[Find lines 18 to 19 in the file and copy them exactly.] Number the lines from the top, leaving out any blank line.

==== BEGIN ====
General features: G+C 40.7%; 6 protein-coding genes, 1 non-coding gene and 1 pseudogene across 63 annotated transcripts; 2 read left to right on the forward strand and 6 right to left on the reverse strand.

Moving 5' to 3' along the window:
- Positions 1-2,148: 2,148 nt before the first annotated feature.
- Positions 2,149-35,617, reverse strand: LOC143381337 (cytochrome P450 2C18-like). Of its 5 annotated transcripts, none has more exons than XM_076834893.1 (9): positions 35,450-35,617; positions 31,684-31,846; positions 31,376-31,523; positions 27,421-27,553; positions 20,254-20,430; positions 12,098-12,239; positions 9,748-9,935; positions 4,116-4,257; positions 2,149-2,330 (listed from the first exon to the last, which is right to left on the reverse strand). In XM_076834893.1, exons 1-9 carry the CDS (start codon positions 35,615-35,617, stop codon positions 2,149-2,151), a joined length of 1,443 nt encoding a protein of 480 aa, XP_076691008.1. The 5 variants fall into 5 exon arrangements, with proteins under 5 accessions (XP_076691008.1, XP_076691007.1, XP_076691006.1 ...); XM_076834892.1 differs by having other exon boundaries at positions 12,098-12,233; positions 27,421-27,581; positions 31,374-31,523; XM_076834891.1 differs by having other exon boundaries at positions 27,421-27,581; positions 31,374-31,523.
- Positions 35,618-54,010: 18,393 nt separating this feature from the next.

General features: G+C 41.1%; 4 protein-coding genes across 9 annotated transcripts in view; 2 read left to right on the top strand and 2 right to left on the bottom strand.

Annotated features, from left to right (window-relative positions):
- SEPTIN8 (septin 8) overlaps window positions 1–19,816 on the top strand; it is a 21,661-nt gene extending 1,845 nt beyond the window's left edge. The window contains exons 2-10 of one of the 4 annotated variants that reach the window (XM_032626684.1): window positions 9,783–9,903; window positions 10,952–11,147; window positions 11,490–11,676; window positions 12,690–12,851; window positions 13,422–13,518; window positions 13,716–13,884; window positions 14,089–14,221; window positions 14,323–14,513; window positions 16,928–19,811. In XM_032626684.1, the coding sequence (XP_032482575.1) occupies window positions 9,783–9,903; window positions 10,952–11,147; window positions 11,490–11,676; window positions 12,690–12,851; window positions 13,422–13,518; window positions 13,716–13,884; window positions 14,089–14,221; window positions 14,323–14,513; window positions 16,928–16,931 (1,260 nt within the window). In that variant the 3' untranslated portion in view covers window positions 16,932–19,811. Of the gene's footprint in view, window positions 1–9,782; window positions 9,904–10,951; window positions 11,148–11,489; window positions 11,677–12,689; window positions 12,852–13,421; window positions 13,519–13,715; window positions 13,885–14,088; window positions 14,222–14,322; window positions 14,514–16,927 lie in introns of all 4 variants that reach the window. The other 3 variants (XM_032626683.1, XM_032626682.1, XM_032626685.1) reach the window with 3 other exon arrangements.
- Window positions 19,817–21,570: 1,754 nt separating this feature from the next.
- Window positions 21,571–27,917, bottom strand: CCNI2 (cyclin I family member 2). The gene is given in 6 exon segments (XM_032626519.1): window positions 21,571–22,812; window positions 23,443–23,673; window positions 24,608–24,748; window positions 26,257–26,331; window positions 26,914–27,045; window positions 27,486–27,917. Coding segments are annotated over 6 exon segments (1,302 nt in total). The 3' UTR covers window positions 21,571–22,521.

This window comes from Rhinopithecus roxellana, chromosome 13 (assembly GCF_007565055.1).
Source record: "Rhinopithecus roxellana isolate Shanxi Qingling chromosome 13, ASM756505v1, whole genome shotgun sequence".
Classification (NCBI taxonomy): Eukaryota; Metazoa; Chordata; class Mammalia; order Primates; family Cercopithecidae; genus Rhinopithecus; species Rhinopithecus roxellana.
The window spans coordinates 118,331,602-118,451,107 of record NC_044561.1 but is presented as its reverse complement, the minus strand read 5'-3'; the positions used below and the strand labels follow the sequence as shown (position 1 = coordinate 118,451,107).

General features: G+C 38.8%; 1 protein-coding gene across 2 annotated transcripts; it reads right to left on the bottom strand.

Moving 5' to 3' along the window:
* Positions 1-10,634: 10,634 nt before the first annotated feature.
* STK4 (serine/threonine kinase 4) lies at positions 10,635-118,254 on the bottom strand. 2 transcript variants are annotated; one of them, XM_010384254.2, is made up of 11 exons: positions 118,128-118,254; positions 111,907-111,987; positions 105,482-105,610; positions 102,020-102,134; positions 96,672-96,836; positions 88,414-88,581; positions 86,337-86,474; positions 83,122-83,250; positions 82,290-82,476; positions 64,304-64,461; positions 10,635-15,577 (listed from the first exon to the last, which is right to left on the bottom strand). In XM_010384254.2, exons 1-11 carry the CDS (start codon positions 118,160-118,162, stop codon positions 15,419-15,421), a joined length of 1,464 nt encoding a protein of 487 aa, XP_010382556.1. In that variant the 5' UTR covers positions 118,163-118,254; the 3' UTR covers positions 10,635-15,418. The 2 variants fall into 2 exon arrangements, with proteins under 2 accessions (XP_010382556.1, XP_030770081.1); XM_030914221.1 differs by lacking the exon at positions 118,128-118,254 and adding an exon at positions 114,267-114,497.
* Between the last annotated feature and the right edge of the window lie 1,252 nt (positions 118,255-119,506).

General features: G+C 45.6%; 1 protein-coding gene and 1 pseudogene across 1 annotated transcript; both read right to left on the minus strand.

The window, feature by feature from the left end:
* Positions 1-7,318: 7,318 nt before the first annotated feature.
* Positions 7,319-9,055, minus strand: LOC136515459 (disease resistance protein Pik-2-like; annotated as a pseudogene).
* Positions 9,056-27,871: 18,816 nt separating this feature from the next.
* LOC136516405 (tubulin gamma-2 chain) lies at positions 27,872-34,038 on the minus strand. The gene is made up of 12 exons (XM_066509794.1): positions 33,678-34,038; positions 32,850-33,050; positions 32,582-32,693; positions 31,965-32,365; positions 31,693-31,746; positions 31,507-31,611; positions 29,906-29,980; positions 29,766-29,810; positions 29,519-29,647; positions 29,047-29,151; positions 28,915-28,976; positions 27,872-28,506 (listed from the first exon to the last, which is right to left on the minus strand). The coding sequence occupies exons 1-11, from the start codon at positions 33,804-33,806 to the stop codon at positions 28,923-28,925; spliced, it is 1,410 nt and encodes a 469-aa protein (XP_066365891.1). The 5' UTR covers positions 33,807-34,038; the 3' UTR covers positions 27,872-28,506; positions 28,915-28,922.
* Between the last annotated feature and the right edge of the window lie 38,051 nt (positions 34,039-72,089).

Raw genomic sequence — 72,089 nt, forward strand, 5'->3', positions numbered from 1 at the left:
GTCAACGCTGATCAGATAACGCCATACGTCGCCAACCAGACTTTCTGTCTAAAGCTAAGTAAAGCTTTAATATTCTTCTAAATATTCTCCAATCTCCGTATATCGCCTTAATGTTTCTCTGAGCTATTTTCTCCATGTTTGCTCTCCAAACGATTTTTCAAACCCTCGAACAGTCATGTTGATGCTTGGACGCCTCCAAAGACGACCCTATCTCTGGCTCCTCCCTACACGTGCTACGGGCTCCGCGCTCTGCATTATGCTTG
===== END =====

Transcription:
* STK4 (serine/threonine kinase 4) lies at positions 10,635-118,254 on the bottom strand. 2 transcript variants are annotated; one of them, XM_010384254.2, is made up of 11 exons: positions 118,128-118,254; positions 111,907-111,987; positions 105,482-105,610; positions 102,020-102,134; positions 96,672-96,836; positions 88,414-88,581; positions 86,337-86,474; positions 83,122-83,250; positions 82,290-82,476; positions 64,304-64,461; positions 10,635-15,577 (listed from the first exon to the last, which is right to left on the bottom strand). In XM_010384254.2, exons 1-11 carry the CDS (start codon positions 118,160-118,162, stop codon positions 15,419-15,421), a joined length of 1,464 nt encoding a protein of 487 aa, XP_010382556.1. In that variant the 5' UTR covers positions 118,163-118,254; the 3' UTR covers positions 10,635-15,418. The 2 variants fall into 2 exon arrangements, with proteins under 2 accessions (XP_010382556.1, XP_030770081.1); XM_030914221.1 differs by lacking the exon at positions 118,128-118,254 and adding an exon at positions 114,267-114,497.
* Between the last annotated feature and the right edge of the window lie 1,252 nt (positions 118,255-119,506).